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The former is more common - Passivation and Introduction. It is conventional in scientific writing to be as removed as possible from the suggestion of human interference. Hence the use of the third person rather than the first in papers. The use of the noun form reads more naturally in this format. A gerund like passivating implies a deliberate action ...


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Usually - this is how it's done at my university - you write a definition of a term before applying it in a context. In that manner you make sure that the reader understands your view of the terminology and you can show that the definition has been scientifically researched and compared to its various interpretations. "Rap is commonly known as... Mayer (...


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Could anyone one tell me which way is correct for academic writing? I don't believe there's an official "correct" way: it's best to just choose a "publication name" and stick to it. A random Chinese name from RenRen is 高继山 (Gao Jishan). Here the surname is Gao (高) and the given name is Jishan (继山). Possible publication names are: Jishan Gao Ji-shan Gao ...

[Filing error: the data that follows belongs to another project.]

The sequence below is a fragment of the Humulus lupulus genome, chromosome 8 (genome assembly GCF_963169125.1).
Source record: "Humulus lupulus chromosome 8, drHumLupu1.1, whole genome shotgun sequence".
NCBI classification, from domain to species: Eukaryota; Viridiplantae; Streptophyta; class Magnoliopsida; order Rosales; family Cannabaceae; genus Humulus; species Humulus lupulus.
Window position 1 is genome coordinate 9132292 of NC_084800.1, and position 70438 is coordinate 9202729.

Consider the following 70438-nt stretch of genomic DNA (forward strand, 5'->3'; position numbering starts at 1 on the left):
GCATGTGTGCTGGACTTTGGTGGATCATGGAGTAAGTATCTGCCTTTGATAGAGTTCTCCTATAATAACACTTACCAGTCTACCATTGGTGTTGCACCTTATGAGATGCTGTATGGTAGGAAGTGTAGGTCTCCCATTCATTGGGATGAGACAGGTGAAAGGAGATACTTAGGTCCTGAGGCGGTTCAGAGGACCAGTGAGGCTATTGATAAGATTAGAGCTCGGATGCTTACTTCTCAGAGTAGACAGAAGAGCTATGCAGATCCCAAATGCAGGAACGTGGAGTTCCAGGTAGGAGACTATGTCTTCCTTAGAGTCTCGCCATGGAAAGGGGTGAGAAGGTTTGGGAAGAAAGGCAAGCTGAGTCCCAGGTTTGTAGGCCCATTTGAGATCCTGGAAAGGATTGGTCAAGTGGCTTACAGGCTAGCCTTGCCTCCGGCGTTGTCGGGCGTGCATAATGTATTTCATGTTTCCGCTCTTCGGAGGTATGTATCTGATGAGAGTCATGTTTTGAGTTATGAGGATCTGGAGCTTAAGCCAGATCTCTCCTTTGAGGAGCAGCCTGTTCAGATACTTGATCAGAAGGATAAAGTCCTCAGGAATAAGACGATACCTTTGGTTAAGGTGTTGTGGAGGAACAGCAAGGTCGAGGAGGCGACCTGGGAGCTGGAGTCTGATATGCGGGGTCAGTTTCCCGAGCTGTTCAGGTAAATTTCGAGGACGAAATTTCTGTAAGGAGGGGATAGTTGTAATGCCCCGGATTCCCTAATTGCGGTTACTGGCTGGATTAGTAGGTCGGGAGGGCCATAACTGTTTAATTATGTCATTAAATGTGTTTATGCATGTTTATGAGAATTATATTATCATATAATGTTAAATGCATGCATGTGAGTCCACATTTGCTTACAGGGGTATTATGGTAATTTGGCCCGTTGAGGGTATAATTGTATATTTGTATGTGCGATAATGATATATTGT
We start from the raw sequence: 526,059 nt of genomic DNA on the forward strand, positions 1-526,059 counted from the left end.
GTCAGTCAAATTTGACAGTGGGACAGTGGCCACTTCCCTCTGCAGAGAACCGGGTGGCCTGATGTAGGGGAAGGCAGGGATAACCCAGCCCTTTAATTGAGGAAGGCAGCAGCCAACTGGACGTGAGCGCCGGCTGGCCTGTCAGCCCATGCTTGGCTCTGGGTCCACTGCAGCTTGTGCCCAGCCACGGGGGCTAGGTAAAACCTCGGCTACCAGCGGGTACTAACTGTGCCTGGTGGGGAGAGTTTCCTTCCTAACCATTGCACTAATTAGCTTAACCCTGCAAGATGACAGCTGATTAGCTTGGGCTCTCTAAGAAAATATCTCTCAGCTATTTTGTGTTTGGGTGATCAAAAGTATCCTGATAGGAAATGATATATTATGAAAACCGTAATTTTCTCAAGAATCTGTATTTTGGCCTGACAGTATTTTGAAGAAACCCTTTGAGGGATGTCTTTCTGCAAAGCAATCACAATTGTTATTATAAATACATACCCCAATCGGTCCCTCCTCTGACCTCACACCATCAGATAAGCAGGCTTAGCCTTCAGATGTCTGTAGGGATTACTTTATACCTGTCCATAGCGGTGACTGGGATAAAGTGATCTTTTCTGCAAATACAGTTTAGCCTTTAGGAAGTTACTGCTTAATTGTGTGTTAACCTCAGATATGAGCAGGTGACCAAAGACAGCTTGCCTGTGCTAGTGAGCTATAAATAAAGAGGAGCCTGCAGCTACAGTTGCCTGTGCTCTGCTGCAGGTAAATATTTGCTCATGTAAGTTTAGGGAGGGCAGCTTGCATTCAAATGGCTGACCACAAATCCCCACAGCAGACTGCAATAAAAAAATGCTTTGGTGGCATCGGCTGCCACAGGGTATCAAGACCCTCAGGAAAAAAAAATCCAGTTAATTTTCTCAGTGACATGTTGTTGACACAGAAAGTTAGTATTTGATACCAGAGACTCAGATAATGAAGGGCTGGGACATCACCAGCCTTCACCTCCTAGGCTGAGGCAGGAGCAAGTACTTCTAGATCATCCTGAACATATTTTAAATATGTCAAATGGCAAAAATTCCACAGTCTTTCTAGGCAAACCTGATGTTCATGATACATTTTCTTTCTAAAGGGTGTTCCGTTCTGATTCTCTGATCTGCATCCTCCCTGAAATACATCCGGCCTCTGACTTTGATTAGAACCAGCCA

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Chinese names are generally written like this "surname/family name + given name" ,for example: Yang Ming But when you deal with English Names of Chinese people it's written like this, "Given Name + Surname/Family Name" , for example: Andrew Yang


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The only rule I have seen is do not make "List of One Thing" where your list (and sub-list) only have one componant. If you have Item A.1 then you must have an A.2.


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In academic writing, lists should appear at the end of the document, just before any appendices. In fiction, a single list of characters might appear after the table of contents and before the first chapter. Additional lists appear at the end of the tale or volume. Hope this helps.


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